Relationship with Place by Emily Hall

     Emily writes: As a child, I had certain places I loved to explore in nature. My most special place was at the top of a willow tree in my parents’ front yard. The branches were hollow in some places, and I would keep my treasures there. The bending leaves made a great fort. I even invented a name for myself. For many summers, I was Leaf Girl. My sister had her own tree and was known as Flower Girl. It is these types of relationship to place that I see happen at LifeWays daily. 
     For example, a favorite place to play is near the apple tree in the front yard. An older child in the class climbs to the top of the tree and the other children stand beneath the tree, asking him to throw apples down for them. He spends much of his morning surveying the territory from the top of the tree as the younger children try to figure out how to climb up themselves.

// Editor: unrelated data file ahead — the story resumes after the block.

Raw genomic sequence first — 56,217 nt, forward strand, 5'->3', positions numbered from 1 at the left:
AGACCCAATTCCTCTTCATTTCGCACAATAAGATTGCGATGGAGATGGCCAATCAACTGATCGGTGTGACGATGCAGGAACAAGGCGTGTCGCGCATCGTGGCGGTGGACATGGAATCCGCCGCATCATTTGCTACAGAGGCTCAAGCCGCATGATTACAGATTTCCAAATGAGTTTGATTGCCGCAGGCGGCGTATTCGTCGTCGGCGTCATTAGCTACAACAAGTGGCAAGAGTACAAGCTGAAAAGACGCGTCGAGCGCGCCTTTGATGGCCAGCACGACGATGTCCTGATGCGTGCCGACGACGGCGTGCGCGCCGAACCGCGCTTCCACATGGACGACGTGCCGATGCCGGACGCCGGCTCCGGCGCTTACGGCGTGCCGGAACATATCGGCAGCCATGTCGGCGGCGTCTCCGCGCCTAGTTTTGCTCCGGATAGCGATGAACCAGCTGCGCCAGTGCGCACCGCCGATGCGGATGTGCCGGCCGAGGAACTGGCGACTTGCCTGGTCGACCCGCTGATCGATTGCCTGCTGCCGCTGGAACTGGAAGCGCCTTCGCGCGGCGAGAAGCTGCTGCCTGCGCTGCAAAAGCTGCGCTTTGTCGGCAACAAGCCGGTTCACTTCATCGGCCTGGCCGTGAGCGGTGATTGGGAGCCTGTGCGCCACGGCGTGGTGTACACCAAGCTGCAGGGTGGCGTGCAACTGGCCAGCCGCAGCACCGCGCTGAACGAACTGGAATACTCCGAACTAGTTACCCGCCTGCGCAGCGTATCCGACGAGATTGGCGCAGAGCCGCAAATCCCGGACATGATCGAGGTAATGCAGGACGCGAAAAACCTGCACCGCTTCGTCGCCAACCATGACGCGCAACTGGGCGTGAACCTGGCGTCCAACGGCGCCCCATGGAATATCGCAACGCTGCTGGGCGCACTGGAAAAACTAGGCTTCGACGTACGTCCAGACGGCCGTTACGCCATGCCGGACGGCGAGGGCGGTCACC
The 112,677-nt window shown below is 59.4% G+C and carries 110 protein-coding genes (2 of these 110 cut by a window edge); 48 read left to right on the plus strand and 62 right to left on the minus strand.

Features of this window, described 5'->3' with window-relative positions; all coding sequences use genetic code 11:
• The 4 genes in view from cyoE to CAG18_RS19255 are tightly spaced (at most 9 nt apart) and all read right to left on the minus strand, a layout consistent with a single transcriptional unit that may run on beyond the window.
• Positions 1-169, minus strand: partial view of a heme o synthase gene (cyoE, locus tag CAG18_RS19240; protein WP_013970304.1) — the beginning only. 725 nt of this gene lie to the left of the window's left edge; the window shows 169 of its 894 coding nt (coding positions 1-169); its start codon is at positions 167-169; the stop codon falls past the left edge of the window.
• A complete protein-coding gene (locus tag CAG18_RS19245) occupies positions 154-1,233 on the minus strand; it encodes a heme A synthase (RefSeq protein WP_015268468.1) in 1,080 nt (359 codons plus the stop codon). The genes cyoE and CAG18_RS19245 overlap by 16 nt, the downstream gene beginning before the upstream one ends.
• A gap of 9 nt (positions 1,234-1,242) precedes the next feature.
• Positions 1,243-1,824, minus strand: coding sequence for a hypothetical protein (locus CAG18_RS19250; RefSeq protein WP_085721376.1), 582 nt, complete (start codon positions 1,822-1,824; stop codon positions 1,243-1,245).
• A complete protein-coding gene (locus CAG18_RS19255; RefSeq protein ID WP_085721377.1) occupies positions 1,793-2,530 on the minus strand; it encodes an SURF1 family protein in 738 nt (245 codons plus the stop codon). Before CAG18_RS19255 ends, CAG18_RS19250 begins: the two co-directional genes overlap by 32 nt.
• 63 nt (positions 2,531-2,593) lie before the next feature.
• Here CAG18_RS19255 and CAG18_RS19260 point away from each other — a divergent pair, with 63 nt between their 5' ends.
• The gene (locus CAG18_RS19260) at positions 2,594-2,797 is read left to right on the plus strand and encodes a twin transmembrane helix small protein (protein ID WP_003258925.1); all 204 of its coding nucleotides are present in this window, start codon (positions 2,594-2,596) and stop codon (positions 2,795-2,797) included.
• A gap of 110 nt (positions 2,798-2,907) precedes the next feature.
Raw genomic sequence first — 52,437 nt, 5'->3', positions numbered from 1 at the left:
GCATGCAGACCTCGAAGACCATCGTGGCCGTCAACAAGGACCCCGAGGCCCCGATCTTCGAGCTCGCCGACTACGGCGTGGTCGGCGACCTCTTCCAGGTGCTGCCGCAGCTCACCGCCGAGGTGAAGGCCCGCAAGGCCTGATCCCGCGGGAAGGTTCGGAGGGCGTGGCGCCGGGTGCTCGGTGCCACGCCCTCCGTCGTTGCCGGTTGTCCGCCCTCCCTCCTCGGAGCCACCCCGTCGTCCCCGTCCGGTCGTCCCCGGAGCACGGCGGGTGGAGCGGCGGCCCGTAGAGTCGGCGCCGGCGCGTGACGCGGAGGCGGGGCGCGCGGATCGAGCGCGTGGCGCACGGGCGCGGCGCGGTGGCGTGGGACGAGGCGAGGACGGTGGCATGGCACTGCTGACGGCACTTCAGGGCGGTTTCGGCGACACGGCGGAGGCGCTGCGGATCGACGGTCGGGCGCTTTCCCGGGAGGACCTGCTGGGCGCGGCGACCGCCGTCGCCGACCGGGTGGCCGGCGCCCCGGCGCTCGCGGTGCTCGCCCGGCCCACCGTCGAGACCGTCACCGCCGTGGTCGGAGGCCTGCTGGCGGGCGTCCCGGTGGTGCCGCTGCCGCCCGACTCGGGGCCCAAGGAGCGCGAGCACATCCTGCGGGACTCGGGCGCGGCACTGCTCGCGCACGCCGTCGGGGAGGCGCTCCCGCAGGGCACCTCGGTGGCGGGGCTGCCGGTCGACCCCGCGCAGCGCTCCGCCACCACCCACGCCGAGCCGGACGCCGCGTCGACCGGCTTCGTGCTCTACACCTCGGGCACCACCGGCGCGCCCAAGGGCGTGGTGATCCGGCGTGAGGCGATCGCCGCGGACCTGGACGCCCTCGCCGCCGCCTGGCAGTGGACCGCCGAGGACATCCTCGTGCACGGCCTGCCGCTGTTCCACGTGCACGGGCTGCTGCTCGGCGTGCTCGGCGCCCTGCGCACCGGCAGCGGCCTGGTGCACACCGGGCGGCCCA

Another favorite place we go to is the path next to the river. Every time, Eli says, “This is the way to the pretzel garden.”  The children also have a relationship with the creatures that dwell in the river. So far, we have seen turtles, ducks, and geese. In Last Child in the Woods, Richard Louv discusses the importance of play in green space. Children’s play has been found by studies to be more creative and cooperative in spaces with grass, trees, sticks, and other natural features. So far this year we are beginning to develop our relationship to the woods by going hiking. Soon the leaves will fall, the mosquitoes will disappear, and we will begin to play in the woods. 
     Usually, in the summer and early fall, visibility is limited by the leaves; so to stay safe we play in the front yard or at a park and hike in the woods. This last summer we had the special experience of a rainstorm that led us to shelter under another special place, the Troll Bridge. The children played under the bridge while the rain fell around us until it started thundering and we had to go back. It is these types of experiences that children need to develop the relationships with nature that lead to creative, cooperative play.

Emily Hall is a caregiver at LifeWays Early Childhood Center in Milwaukee, Wisconsin.